• Show a notification bar at the top of the page. You can leave it visible until a user dismisses it, or until they have viewed N pages, or some other criterion. But it shouldn’t obscure the page, or require explicit action before the user can carry on interacting with the page.
  • The page footer, traditionally a place people look for additional information, can carry a link to the native app.
  • If your site involves some kind of sign up process, you can tell people about your app options at the end of the sign-up process, or in a welcome email. Signed-up users have indicated a clear level of engagement with your product or service; this is a good time to entice them further. Read Jared Spool’s 2002 article about “Seducible Moments.”
  • If your site carries advertising, consider injecting ads for your own native app into your ad stream.

But above all, don’t rely on a native app to be the only way a user with a small-screen device can interact with your business. You’ll literally be turning away customers.


4 Replies to “The mobile web splash screen antipattern”

  1. Yeah, you’re totally right! Lot’s of forums (phpbb) also have this wonderful plugin installed that presents the user with a confirm box, asking if they want to use the regular version or the web-obtimized version. That’s one annoying thing, but it also doesn’t remember your choice… If I once decided to use the regular version, it’s very likely I will make that same choice the next time, or else I will switch to the optimized version with the link provided at the top of the page.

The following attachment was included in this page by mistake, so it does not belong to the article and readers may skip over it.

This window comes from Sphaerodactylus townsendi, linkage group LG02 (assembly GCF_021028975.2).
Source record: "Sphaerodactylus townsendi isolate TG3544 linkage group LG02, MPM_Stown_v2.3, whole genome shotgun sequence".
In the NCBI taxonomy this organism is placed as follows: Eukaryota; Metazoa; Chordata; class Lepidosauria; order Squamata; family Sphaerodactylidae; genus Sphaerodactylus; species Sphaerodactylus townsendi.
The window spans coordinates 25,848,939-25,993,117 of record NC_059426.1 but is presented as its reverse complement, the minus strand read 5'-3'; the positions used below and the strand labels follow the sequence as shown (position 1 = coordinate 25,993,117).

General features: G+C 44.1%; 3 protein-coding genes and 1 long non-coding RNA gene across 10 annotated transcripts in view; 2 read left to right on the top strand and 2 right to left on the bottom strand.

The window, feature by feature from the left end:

Anyway: splashpages are evil and should only be used for starting-up software on a non-mobile device. Like when you start Photoshop or Microsoft Word. I accept that I need to wait while the program loads and I don’t mind looking at some pretty picture whilst waiting.

  2. An App is a very permanent thing on a smart phone. I find myself Googling things very quickly in Safari and using mobile sites really speeds things up. If I am using Safari, I am clearly looking for information very quickly and in a temporary way (such as when you ‘find the nearest news agents’, you don’t want the app for the shop, you want a drink and you move on).

    In simple UI terms, modal dialogues should be used as seldom as possible. A decision between ‘yes’ or ‘no’ can be a UX killer. If you actually look at iOS you very rarely get Yes/No choices. In real life such choices work in conversation, but a smart phone is a different ballpark.

    In the end, if I wanted an App for that (really wanted, i.e., I would use it), I would get it from the App Store myself. Spend time working on that app and on your marketing, rather than annoying people and increasing your app conversions by 5%.

  3. There are yet lot many parameters to be unturned in this debate. Native vs. web app on Smartphones, each one has its own variety of advantages and conflicting disadvantages as well.

    Cross platform interoperability for Data intrinsic transactions, accessing/writing to Address book, fetching smartphones system parameter information and operating on it, etc these are few important aspects of any Mobile solution that need to be handled, probably a Native app handles it much better. If UX is the choice you can definitely choose between Web against a Native app, I agree with above article for same.

    However, cross platform tools which spins a universal build (web based build) for multiple mobile platforms may have certain amount of capabilities to reach Native layer interaction for the web based builds.